Industry groups have criticised the West Australian Government’s decision to delay implementation of the latest updates to the National Construction Code (NCC).
The Australian Sustainable Built Environment Council (ASBEC) said it is the wrong time to delay updates when energy efficiency is critical to support economic stimulus measures.
ASBEC president, Professor Ken Maher AO said that stalling the introduction of better standards for new buildings and fit-outs will only delay the benefits to businesses, households and the wider economy.
“This is a disappointing outcome. The changes in the 2019 Code were developed through extensive engagement with industry and using evidence-based research,” he said.
“COVID-19 restrictions have impacted on construction productivity and appropriate concessions can be made to accommodate last-minute delays.
“Yet, without broader consultation, the WA Government has deferred the implementation of the changes by an entire year, which means delaying the economic benefit to energy consumers and businesses. Such a decision makes absolutely no sense in the current environment, where every economic lever is critical.”
ASBEC executive director Suzanne Toumbourou said that failure to act decisively on carrying forward the changes is a missed opportunity.
“The evidence is in. Better performing buildings deliver a myriad of benefits such as lowered energy bills for household and business consumers, reduced stress on the electricity network and supports a least cost pathway to decarbonisation,” she said.
Research by ASBEC and ClimateWorks in 2018 showed that strong energy standards for new buildings in Western Australia could, between now and 2050, reduce energy costs by up to $4 billion, deliver at least 10 million tonnes of cumulative emissions savings and save households up to $1,000 per year in energy bills.
Nationally, stronger energy standards could reduce energy bills by $27 billion and cut energy network costs by up to $12.6 billion.
The latest update to the NCC represented the first major overhaul of the commercial provisions since 2010 and delivered a package of measures focused on reducing commercial energy consumption by a potential 35 per cent, promising to usher in a major step-change around the country.
“In the weeks and months ahead, we need leadership that delivers for every part of the economy, including our buildings. Ramping up building quality and efficiency should be a key part of every government’s arsenal to drive more economic benefits particularly at this critical time,” Toumbourou said.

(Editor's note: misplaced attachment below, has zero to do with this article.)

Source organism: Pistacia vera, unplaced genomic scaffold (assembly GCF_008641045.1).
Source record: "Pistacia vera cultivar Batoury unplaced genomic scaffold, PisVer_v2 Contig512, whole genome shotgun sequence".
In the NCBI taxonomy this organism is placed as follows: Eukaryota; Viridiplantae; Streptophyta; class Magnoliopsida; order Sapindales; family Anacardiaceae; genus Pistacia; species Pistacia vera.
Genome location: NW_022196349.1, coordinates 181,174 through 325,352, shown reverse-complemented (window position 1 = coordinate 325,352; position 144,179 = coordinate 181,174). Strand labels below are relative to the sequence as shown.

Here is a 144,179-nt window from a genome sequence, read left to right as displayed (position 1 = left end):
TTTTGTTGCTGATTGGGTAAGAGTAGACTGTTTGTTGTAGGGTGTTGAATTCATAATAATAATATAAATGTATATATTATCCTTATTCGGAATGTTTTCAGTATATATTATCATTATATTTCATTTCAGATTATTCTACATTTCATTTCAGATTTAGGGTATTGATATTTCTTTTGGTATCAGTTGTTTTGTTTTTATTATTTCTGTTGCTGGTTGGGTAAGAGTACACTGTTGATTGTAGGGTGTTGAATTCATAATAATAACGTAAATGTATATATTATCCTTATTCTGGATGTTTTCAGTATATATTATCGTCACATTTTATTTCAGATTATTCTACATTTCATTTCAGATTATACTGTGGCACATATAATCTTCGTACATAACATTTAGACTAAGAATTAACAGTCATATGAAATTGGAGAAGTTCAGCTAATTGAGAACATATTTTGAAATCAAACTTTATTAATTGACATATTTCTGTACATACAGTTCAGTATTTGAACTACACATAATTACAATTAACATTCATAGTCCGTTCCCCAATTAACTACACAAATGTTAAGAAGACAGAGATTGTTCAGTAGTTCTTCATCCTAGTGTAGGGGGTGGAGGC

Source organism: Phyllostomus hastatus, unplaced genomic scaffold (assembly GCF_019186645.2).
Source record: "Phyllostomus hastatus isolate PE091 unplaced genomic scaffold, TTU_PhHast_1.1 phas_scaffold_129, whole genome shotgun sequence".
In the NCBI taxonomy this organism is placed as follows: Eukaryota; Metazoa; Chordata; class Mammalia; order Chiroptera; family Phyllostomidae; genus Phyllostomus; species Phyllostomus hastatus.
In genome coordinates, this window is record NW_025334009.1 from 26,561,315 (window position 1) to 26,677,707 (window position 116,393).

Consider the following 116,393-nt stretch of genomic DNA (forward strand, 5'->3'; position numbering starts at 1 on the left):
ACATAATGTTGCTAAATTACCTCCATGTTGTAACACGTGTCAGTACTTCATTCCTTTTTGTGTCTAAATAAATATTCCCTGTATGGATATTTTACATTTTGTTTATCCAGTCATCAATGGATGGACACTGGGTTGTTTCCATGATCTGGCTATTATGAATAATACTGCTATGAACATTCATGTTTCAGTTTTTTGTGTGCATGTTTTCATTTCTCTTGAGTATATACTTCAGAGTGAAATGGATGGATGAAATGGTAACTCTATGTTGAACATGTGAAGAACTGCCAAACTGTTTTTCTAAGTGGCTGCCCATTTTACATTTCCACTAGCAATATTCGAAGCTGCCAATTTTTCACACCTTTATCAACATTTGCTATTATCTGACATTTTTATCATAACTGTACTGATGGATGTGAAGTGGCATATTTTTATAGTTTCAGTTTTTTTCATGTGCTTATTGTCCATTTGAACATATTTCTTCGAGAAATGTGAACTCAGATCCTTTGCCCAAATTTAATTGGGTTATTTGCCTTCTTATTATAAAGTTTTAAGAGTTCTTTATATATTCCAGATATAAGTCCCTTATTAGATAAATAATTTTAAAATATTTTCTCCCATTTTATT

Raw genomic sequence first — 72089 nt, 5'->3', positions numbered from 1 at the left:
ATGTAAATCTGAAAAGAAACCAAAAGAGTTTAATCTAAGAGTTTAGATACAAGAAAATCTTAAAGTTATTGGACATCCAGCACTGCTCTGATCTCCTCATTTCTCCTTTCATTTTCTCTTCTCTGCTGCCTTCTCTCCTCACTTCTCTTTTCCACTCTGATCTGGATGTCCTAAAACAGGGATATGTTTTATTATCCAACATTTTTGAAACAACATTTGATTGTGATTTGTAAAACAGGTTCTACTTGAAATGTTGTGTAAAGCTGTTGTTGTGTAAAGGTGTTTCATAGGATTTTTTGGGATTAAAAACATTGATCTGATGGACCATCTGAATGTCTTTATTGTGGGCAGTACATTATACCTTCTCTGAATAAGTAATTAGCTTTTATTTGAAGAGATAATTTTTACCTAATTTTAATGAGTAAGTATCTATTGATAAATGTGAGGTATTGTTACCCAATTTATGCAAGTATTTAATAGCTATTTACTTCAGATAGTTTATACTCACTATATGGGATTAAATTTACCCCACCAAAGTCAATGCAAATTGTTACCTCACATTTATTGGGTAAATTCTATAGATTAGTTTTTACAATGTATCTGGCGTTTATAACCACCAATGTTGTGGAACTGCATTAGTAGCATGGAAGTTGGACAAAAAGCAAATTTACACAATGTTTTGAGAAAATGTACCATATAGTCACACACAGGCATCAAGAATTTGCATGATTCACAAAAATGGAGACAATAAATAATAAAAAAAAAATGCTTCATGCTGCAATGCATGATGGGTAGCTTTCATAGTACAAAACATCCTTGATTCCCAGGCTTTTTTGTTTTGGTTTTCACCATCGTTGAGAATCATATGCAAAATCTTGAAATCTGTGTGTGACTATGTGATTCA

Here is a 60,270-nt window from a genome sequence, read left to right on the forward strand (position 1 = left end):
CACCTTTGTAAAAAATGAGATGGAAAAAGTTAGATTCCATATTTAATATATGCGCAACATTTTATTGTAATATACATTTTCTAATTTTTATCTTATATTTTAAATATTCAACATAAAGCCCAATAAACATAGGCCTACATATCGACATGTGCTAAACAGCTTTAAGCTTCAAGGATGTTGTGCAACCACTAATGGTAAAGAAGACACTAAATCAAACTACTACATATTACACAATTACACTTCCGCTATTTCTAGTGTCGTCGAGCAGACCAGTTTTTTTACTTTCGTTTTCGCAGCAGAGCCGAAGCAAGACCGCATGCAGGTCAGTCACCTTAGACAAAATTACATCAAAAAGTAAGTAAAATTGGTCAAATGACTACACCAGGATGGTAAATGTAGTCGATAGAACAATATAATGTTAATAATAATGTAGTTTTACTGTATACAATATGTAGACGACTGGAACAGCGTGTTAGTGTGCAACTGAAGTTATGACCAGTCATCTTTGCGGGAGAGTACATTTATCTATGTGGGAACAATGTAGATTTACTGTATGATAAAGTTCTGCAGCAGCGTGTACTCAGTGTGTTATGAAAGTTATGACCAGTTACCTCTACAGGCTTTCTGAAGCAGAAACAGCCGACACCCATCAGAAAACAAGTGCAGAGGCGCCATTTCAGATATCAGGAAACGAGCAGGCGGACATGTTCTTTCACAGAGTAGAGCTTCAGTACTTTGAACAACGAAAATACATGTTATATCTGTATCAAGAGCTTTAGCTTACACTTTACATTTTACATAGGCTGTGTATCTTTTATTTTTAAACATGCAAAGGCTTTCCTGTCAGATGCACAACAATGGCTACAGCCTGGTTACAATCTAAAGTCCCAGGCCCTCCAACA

“The National Construction Code sets minimum standards for all new buildings and fit-outs, so adopting the latest changes to the Code should be one of the first places that governments look to deliver improved building energy performance.”
The delay follows the release of data from the Australian Bureau of Statistics (ABS) showing building and construction industry jobs have fallen 5.3 per cent in the last six weeks.
Master Builders Australia CEO, Denita Wawn, Master Builders Australia, said it is a dangerous situation for the entire country which is why the government needs to act.
“Stimulus can’t wait because jobs are being lost now and we need to protect the livelihoods of the 1.2 million people employed by the industry around the country and the viability of the nearly 400,000 building and construction businesses that pay their wages,” she said.
“Results of a new Master Builders survey of its members shows that 73 percent have seen a substantial fall in forward work on their books of 40 per cent on average.
“Governments must act now because while many builders and tradies are getting by on work that commenced prior to the onset of COVID-19 that work is fast running out and new orders have fallen off a cliff, “she said.
“State and Territory governments must provide their infrastructure planning agencies with more resources so that actual construction work can commence, and Federal Government payments can be made, and money enter the economy.”